General laboratory methods pertaining to preparation and experimental design, organisation, procedural optimisation, data recording, data analysis, error measurement, error propagation are developed over the series of experiments. Health and safety issues are included in preparatory briefings.
Methods of Teaching / Learning
The learning and teaching strategy is designed to
introduce students to a range of numerical methods with their derivations and limitations,
consolidate students’ programming skills with Matlab through implementation of numerical methods taught
reinforce engineering science concepts taught in other modules though practical experimentation and demonstration
give students good grounding in experimental procedure and scientific/technical report writing
The learning and teaching methods include:
Lectures (for numerical methods) 17 hrs total, 2/wk for 6 weeks, 1/wk for 5 weeks
IT-lab based tutorials using Matlab programming to implement numerical methods (1 hr/wk)
Introductory briefing lectures on lab work ( 2 hrs total, wks 1 /2)
9 x 1-2 hrs/wk laboratory sessions in small groups; in addition to a guided introduction to experiment and apparatus, and group work on experiment itself to obtain results and conclusions, there will be supervisor-led and assessed discussions of preparatory work and session and results.
Production of 3 full laboratory reports, following written and oral guidance given on report production
The assessment strategy is designed to provide students with the opportunity to demonstrate their ability to
choose and implement suitable numerical methods for engineering problem solutions and know the limitations and possible sources of error
write programs (in Matlab) to implement such methods in efficient ways
relate taught material form other modules to the laboratory experiments and research further
carry out laboratory experiments and analyse and discuss results, including experimental uncertainty
produce written technical reports to an industry and professional standard
Thus, the summative assessment for this module consists of:
Examination on numerical methods, testing knowledge and concepts and with short ‘by-hand’ demonstrations of ability to implement methods
Learning outcome 1 1 hr 25%
Numerical methods coursework consisting of a series of weekly online quizzes and/or programming exercises covering analysis, application of suitably chosen numerical methods to problems, use of Matlab ,discussion of results
Learning outcome 1,2, 5 25%
Preparation, participation and review of laboratory session (approximately weekly)
Learning outcomes 3,4,5 20%
Production of three lab reports
Learning outcomes 3,4,5 30% total (10% each)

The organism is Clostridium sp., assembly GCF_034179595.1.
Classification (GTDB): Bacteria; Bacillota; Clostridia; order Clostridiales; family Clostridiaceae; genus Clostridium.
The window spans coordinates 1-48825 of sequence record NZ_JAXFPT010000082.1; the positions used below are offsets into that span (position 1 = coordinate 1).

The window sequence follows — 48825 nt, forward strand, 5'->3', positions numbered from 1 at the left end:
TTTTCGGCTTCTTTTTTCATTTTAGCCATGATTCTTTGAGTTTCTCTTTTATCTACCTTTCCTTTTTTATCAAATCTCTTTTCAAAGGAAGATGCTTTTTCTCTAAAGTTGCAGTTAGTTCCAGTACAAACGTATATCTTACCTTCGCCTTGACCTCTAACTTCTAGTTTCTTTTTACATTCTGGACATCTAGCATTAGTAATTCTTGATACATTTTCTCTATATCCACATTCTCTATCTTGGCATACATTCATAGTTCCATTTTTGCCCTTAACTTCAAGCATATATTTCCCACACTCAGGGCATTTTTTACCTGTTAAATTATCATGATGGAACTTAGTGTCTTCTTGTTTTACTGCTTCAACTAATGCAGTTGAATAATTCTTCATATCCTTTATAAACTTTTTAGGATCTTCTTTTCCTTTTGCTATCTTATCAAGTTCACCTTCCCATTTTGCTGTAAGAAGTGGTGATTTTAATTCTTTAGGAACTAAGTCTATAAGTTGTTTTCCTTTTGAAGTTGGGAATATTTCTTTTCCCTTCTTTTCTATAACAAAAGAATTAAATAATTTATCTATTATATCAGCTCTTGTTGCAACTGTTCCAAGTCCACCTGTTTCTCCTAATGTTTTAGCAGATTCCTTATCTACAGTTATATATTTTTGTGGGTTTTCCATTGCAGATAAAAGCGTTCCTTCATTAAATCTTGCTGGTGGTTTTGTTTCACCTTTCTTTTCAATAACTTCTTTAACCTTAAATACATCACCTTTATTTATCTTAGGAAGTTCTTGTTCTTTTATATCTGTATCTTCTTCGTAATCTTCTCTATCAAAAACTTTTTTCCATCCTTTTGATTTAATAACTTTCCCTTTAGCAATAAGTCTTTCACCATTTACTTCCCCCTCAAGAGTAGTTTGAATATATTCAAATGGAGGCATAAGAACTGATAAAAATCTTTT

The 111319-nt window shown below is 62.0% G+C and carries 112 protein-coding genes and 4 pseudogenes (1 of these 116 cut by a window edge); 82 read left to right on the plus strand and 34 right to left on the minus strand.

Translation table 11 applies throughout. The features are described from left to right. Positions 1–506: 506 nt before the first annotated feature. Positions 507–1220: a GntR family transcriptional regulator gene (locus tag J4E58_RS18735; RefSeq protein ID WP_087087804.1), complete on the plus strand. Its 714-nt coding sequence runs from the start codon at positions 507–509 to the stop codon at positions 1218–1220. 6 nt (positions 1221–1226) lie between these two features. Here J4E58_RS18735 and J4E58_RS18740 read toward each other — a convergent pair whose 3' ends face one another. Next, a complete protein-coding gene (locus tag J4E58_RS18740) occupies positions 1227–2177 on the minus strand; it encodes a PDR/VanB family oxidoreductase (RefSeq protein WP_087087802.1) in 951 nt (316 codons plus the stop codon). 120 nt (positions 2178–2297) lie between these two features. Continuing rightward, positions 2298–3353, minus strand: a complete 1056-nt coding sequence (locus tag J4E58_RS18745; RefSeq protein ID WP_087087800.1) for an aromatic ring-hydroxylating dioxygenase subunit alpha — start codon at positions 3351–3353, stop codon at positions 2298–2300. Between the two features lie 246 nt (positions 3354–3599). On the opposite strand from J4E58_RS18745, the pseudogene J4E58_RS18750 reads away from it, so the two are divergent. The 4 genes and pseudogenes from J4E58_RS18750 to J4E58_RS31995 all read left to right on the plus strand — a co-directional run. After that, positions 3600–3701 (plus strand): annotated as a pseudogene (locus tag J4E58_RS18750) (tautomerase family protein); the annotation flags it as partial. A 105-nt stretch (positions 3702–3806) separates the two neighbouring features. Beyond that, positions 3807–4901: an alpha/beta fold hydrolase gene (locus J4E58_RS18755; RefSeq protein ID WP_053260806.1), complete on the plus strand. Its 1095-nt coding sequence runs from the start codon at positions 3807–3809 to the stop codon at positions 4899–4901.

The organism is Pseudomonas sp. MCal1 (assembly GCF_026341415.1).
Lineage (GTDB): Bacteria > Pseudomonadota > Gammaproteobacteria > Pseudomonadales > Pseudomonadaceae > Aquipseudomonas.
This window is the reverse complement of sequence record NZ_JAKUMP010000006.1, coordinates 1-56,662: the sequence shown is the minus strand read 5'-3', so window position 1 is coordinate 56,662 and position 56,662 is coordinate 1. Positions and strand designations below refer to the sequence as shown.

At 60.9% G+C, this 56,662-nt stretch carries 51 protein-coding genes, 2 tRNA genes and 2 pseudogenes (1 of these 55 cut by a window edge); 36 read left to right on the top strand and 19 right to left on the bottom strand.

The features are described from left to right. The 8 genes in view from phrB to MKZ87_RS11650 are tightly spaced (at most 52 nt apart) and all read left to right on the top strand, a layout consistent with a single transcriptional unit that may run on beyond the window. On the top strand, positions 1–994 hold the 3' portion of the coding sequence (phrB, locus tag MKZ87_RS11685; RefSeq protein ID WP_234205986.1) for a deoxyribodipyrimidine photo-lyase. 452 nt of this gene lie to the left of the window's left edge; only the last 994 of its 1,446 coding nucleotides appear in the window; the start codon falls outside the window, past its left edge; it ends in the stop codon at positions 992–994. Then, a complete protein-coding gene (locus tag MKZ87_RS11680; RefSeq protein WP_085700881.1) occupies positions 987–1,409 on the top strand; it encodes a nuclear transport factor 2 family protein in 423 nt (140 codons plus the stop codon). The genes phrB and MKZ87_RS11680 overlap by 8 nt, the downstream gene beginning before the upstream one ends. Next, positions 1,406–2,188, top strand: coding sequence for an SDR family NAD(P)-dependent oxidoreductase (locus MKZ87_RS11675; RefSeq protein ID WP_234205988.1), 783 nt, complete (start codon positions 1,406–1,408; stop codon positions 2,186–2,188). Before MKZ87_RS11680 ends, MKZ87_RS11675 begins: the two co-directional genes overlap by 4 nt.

Formative assessment and feedback
Formative feedback is given throughout the semester in numerical methods IT-Lab based tutorials by staff and PG assistants, and through example solutions and programmes posted on the VLE.
In every laboratory session, students have face-to face discussions with the experiment supervisor
Written feedback on the lab reports is returned within about 2 weeks, to enable feed-forward to the writing of the next report, and is formative as well as summative.
Likewise written feedback on the numerical methods coursework is formative, towards the examination.
Reading list for NUMERICAL & EXPERIMENTAL METHODS : http://aspire.surrey.ac.uk/modules/eng2093
Programmes this module appears in
|Biomedical Engineering MEng||2||Compulsory||A weighted aggregate mark of 40% is required to pass the module|
|Aerospace Engineering BEng (Hons)||2||Compulsory||A weighted aggregate mark of 40% is required to pass the module|
|Aerospace Engineering MEng||2||Compulsory||A weighted aggregate mark of 40% is required to pass the module|
|Automotive Engineering BEng (Hons)||2||Compulsory||A weighted aggregate mark of 40% is required to pass the module|
|Automotive Engineering MEng||2||Compulsory||A weighted aggregate mark of 40% is required to pass the module|
|Biomedical Engineering BEng (Hons)||2||Compulsory||A weighted aggregate mark of 40% is required to pass the module|
|Mechanical Engineering BEng (Hons)||2||Compulsory||A weighted aggregate mark of 40% is required to pass the module|
|Mechanical Engineering MEng||2||Compulsory||A weighted aggregate mark of 40% is required to pass the module|
Please note that the information detailed within this record is accurate at the time of publishing and may be subject to change. This record contains information for the most up to date version of the programme / module for the 2019/0 academic year.